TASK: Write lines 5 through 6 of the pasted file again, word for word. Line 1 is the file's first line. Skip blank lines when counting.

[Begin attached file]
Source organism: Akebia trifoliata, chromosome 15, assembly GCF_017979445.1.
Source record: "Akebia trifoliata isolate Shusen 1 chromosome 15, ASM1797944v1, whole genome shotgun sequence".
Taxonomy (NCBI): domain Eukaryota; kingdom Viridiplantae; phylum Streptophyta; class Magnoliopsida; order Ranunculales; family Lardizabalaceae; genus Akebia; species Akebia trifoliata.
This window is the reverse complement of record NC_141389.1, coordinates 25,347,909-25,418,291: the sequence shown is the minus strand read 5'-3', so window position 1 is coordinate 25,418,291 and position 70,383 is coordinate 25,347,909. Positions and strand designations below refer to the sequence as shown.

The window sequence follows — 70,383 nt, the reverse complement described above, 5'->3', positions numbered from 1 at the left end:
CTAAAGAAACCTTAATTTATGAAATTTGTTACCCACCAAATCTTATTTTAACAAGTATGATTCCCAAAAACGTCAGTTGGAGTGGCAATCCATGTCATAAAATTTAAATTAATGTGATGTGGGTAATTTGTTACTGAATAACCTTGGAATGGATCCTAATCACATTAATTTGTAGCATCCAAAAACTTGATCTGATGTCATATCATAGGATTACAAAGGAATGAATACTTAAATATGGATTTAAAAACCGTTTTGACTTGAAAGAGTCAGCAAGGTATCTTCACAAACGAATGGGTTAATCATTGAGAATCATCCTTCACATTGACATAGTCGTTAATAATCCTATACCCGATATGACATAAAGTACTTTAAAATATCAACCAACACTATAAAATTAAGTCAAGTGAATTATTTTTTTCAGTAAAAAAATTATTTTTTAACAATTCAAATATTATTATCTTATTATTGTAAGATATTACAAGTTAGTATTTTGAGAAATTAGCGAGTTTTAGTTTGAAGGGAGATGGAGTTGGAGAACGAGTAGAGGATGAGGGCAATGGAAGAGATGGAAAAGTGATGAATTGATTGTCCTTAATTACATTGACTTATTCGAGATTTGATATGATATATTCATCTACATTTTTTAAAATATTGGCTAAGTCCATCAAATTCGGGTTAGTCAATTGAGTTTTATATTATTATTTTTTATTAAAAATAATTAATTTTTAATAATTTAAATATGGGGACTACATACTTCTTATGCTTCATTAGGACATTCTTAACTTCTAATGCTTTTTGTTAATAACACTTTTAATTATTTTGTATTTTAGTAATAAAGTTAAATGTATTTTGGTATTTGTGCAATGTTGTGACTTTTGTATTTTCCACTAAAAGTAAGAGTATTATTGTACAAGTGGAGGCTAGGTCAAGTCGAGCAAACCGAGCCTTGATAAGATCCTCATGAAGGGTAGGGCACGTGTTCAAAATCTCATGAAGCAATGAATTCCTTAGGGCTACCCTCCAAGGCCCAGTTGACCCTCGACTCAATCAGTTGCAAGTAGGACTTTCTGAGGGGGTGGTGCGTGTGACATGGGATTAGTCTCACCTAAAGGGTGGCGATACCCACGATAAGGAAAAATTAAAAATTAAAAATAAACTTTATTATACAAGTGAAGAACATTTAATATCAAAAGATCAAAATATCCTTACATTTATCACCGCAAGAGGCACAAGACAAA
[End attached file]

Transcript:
The window sequence follows — 70,383 nt, the reverse complement described above, 5'->3', positions numbered from 1 at the left end:
CTAAAGAAACCTTAATTTATGAAATTTGTTACCCACCAAATCTTATTTTAACAAGTATGATTCCCAAAAACGTCAGTTGGAGTGGCAATCCATGTCATAAAATTTAAATTAATGTGATGTGGGTAATTTGTTACTGAATAACCTTGGAATGGATCCTAATCACATTAATTTGTAGCATCCAAAAACTTGATCTGATGTCATATCATAGGATTACAAAGGAATGAATACTTAAATATGGATTTAAAAACCGTTTTGACTTGAAAGAGTCAGCAAGGTATCTTCACAAACGAATGGGTTAATCATTGAGAATCATCCTTCACATTGACATAGTCGTTAATAATCCTATACCCGATATGACATAAAGTACTTTAAAATATCAACCAACACTATAAAATTAAGTCAAGTGAATTATTTTTTTCAGTAAAAAAATTATTTTTTAACAATTCAAATATTATTATCTTATTATTGTAAGATATTACAAGTTAGTATTTTGAGAAATTAGCGAGTTTTAGTTTGAAGGGAGATGGAGTTGGAGAACGAGTAGAGGATGAGGGCAATGGAAGAGATGGAAAAGTGATGAATTGATTGTCCTTAATTACATTGACTTATTCGAGATTTGATATGATATATTCATCTACATTTTTTAAAATATTGGCTAAGTCCATCAAATTCGGGTTAGTCAATTGAGTTTTATATTATTATTTTTTATTAAAAATAATTAATTTTTAATAATTTAAATATGGGGACTACATACTTCTTATGCTTCATTAGGACATTCTTAACTTCTAATGCTTTTTGTTAATAACACTTTTAATTATTTTGTATTTTAGTAATAAAGTTAAATGTATTTTGGTATTTGTGCAATGTTGTGACTTTTGTATTTTCCACTAAAAGTAAGAGTATTATTGTACAAGTGGAGGCTAGGTCAAGTCGAGCAAACCGAGCCTTGATAAGATCCTCATGAAGGGTAGGGCACGTGTTCAAAATCTCATGAAGCAATGAATTCCTTAGGGCTACCCTCCAAGGCCCAGTTGACCCTCGACTCAATCAGTTGCAAGTAGGACTTTCTGAGGGGGTGGTGCGTGTGACATGGGATTAGTCTCACCTAAAGGGTGGCGATACCCACGATAAGGAAAAATTAAAAATTAAAAATAAACTTTATTATACAAGTGAAGAACATTTAATATCAAAAGATCAAAATATCCTTACATTTATCACCGCAAGAGGCACAAGACAAA